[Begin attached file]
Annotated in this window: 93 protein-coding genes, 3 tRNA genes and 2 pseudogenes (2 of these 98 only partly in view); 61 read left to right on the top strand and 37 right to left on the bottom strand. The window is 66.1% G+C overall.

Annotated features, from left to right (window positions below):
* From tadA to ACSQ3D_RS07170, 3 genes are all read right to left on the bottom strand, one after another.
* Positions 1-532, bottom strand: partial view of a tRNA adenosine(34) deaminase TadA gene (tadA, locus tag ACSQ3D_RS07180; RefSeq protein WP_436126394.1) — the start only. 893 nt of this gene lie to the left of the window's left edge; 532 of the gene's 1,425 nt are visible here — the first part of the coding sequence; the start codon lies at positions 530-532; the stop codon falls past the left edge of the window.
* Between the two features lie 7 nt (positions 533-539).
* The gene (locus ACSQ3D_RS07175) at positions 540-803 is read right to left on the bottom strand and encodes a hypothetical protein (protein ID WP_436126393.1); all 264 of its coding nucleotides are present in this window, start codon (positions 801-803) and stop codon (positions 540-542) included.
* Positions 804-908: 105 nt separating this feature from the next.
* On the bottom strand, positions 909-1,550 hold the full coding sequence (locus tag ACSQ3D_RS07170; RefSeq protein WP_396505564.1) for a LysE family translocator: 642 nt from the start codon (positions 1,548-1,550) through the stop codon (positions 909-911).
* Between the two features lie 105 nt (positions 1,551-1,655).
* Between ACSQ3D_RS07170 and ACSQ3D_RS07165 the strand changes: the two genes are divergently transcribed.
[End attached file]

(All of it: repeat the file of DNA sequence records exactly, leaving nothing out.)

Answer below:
Annotated in this window: 93 protein-coding genes, 3 tRNA genes and 2 pseudogenes (2 of these 98 only partly in view); 61 read left to right on the top strand and 37 right to left on the bottom strand. The window is 66.1% G+C overall.

Annotated features, from left to right (window positions below):
* From tadA to ACSQ3D_RS07170, 3 genes are all read right to left on the bottom strand, one after another.
* Positions 1-532, bottom strand: partial view of a tRNA adenosine(34) deaminase TadA gene (tadA, locus tag ACSQ3D_RS07180; RefSeq protein WP_436126394.1) — the start only. 893 nt of this gene lie to the left of the window's left edge; 532 of the gene's 1,425 nt are visible here — the first part of the coding sequence; the start codon lies at positions 530-532; the stop codon falls past the left edge of the window.
* Between the two features lie 7 nt (positions 533-539).
* The gene (locus ACSQ3D_RS07175) at positions 540-803 is read right to left on the bottom strand and encodes a hypothetical protein (protein ID WP_436126393.1); all 264 of its coding nucleotides are present in this window, start codon (positions 801-803) and stop codon (positions 540-542) included.
* Positions 804-908: 105 nt separating this feature from the next.
* On the bottom strand, positions 909-1,550 hold the full coding sequence (locus tag ACSQ3D_RS07170; RefSeq protein WP_396505564.1) for a LysE family translocator: 642 nt from the start codon (positions 1,548-1,550) through the stop codon (positions 909-911).
* Between the two features lie 105 nt (positions 1,551-1,655).
* Between ACSQ3D_RS07170 and ACSQ3D_RS07165 the strand changes: the two genes are divergently transcribed.